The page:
Drug Rehab Program
Marijuana is the most widely used illicit drug in society. It contains naturally occurring mind-altering or psycho-active chemicals. The debate over legality, addictive properties, recreational and harmless use, and the argument over legitimate medical applications goes back decades. The clear evidence is this: marijuana is highly addictive and a gateway drug to harder, and more dangerous drugs such as cocaine and heroin.
Action Recovery Group offers a private and exclusive drug and alcohol treatment center for challenges, which include marijuana addiction. If you or someone you love is struggling with abusing or ahs experienced a dependency on marijuana, please call us at 801-475-HOPE. The information below offers research and insights on the use, abuse and drug rehab for marijuana addiction.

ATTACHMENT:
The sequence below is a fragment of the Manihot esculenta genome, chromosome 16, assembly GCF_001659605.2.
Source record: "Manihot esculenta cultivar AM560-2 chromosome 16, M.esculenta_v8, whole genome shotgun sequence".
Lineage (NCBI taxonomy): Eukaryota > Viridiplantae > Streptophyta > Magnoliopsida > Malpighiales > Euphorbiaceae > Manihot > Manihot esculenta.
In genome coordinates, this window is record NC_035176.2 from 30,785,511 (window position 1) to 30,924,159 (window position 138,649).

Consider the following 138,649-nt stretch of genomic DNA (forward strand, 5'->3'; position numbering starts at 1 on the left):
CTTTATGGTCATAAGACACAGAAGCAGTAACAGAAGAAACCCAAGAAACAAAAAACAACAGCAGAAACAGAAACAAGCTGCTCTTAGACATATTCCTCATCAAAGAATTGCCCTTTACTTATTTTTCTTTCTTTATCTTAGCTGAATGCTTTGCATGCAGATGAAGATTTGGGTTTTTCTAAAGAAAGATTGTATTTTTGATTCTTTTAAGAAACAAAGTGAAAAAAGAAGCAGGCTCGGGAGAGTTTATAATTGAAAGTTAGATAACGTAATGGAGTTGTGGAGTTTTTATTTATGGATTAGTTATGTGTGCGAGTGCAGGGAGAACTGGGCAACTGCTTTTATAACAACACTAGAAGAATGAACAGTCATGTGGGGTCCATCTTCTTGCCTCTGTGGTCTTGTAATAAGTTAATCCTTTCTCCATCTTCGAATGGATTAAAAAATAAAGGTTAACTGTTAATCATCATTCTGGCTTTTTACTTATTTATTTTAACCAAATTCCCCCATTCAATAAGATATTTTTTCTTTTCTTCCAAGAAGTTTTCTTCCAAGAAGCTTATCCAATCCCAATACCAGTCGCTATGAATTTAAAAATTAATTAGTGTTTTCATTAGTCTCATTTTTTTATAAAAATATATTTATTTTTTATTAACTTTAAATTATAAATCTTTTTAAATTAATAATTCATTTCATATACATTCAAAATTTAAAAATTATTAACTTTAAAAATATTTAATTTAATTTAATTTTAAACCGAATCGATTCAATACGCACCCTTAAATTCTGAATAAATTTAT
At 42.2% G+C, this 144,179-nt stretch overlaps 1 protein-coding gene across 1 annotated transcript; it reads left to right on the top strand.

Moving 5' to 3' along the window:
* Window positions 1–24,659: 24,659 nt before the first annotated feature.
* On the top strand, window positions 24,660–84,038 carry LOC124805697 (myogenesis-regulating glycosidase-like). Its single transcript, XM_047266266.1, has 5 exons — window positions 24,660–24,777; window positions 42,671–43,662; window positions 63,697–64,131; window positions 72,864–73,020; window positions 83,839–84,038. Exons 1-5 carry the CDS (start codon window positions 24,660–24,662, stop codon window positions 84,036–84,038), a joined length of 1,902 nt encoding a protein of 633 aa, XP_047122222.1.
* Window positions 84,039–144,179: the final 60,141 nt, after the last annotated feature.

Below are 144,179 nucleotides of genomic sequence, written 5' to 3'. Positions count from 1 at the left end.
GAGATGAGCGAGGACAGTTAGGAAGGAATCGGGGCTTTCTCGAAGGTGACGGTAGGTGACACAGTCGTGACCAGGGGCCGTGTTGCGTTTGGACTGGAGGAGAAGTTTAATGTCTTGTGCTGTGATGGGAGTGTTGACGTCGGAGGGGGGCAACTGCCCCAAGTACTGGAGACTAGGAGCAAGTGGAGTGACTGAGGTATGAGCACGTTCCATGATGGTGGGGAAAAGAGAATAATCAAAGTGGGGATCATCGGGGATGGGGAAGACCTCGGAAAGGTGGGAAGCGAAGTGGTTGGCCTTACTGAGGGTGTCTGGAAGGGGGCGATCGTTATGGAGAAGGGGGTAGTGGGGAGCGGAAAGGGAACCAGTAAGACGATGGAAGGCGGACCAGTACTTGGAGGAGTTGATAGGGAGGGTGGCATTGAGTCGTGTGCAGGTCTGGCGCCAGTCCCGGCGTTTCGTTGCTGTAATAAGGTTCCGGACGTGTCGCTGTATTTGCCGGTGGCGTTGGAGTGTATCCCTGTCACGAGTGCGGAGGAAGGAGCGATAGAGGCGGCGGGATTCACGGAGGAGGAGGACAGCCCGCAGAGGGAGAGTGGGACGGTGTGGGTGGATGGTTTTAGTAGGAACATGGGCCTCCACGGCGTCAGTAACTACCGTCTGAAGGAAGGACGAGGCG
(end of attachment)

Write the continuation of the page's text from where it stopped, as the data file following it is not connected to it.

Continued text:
Compulsive behaviors and addictions do occur with regular use of Marijuana. The National Institute on Drug Abuse has reported marijuana used over long periods of time indicates the addiction process increases from 9% to 25% chances of real addiction through regular abuse depending upon age groups. Teens have a much higher propensity to addiction, but the drug abuse data includes all age categories. (NIDA Infofacts on marijuana)
Marijuana is derived from the Cannabis Sativa plant. It is the most widely distributed illicit drug. It is dried in a green and brown mix of the leaf, stem, seeds, or flowers of the cannabis plant. In its resin form it is called hashish.